The third paper, “Performance study of common image steganography and steganalysis techniques” by Kharrazi, Sencar, and Memon, investigates the performance of state-of-the-art universal steganalyzers proposed in the literature. The paper presents comprehensive test results of these universal steganalyzers with a number of well-known steganographic embedding techniques working in the spatial and transform domains as well as with a large dataset of JPEG images, obtained by randomly crawling a set of publicly available websites and classified into image properties such as size, quality, and texture. The steganalyzer performance is presented within a comparative evaluation and undetectability results are obtained at various embedding rates (message length). The overall results indicate that the performance of steganalysis techniques is affected by the JPEG quality factor and JPEG recompression artifacts serve as a source of confusion for almost all steganalysis techniques.
The fourth paper, “Watermark recovery from 2-D views of a 3-D object using texture or silhouette information” by Bennour, Garcia, and Dugelay, describes a novel framework for watermarking 3-D objects using their texture or silhouette information. It is an extraordinary approach for watermarking 3-D objects and retrieving the mark from resulting 2-D images or videos having used the 3-D synthetic object, thus protecting the visual representations of the object. This is an important issue since it is usually more frequent to locate and recover suspect represented 2-D views of a 3-D object than the 3-D object itself.
In the fifth paper, “Watermark evaluation testbed” by Guitart, Kim, and Delp, the reader finds a contribution to the role and the design of benchmarking in digital watermarking to provide a fair and automated evaluation service. The paper presents a software-engineering-driven discussion of watermarking benchmarking system design and the goal is to introduce a web-based digital image watermark evaluation system known as the watermark evaluation testbed (WET). WET consists of reference software that includes both watermark embedders and detectors, attacks, evaluation modules, and a large image database. The authors show WET as a platform where any watermarking researcher can test not only the performance of known techniques, but also their own techniques. The proposed benchmarking system tries to overcome gaps mainly known from existing benchmarks: (a) design for any kind of user, from beginners to watermarking experts; (b) user involvement in the whole process of testing a watermarking technique by offering several tools such as a large image database, implemented well-known watermarking techniques, and various evaluation tools; and (c) individual proposal and testing procedures by uploading new attack and evaluation functions to the benchmark system and comparisons to other ones of the same type.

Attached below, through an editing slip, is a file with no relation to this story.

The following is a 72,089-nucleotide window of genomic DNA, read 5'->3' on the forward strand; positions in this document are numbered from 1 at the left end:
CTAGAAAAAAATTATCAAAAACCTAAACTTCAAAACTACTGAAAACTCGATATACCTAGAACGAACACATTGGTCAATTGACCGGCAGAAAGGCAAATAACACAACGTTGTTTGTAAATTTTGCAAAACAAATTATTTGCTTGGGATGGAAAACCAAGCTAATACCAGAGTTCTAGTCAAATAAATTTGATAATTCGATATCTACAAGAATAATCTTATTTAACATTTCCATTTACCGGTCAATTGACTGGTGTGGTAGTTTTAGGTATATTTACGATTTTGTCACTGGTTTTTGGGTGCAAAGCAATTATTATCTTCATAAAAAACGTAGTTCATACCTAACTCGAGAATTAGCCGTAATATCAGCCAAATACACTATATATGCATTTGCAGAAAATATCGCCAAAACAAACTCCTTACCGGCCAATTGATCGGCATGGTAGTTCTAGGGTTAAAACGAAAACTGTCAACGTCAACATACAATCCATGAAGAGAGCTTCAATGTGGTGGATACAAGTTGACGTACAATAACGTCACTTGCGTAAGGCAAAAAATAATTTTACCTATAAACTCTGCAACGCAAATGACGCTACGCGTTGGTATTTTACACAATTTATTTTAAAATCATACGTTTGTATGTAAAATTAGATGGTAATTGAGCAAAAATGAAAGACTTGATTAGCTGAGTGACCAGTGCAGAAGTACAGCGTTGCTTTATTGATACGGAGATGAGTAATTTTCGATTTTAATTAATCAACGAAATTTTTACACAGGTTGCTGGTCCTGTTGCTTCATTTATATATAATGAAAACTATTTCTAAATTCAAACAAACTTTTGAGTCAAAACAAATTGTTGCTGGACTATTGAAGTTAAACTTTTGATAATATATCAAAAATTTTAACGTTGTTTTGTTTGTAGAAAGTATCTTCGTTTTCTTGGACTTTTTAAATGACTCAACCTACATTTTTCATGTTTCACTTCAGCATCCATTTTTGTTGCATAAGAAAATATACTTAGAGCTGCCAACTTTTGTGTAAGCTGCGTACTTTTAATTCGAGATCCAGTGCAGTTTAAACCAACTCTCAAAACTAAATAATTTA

Finally, in the sixth paper entitled “Reliability engineering approach to digital watermark evaluation,” Kim and Delp present an extended framework by applying reliability testing to robust still-image watermark evaluation. In reliability testing, a system is evaluated in terms of quality, load, capacity, and performance in accordance to a specified fidelity requirement under a given set of attacks and images. The authors introduce a quality measure that corresponds to image fidelity. A conditional mean of pixel values is used to compensate for volumetric attacks such as gamma correction and histogram equalization. To compensate for geometrical attacks, error concealment and perfect motion estimation assumption is introduced. The capacity is defined as the minimum embedding strength parameter and the maximum data payload that meet specified error criteria. Load is then defined to be the actual embedding strength and data payload of a watermark. The performance is measured with the bit error rate and with the receiver operating characteristics of a watermarking algorithm for different attacks and images. Evaluation results of three robust watermarking paradigms for various loads, attacks, and images are presented and discussed.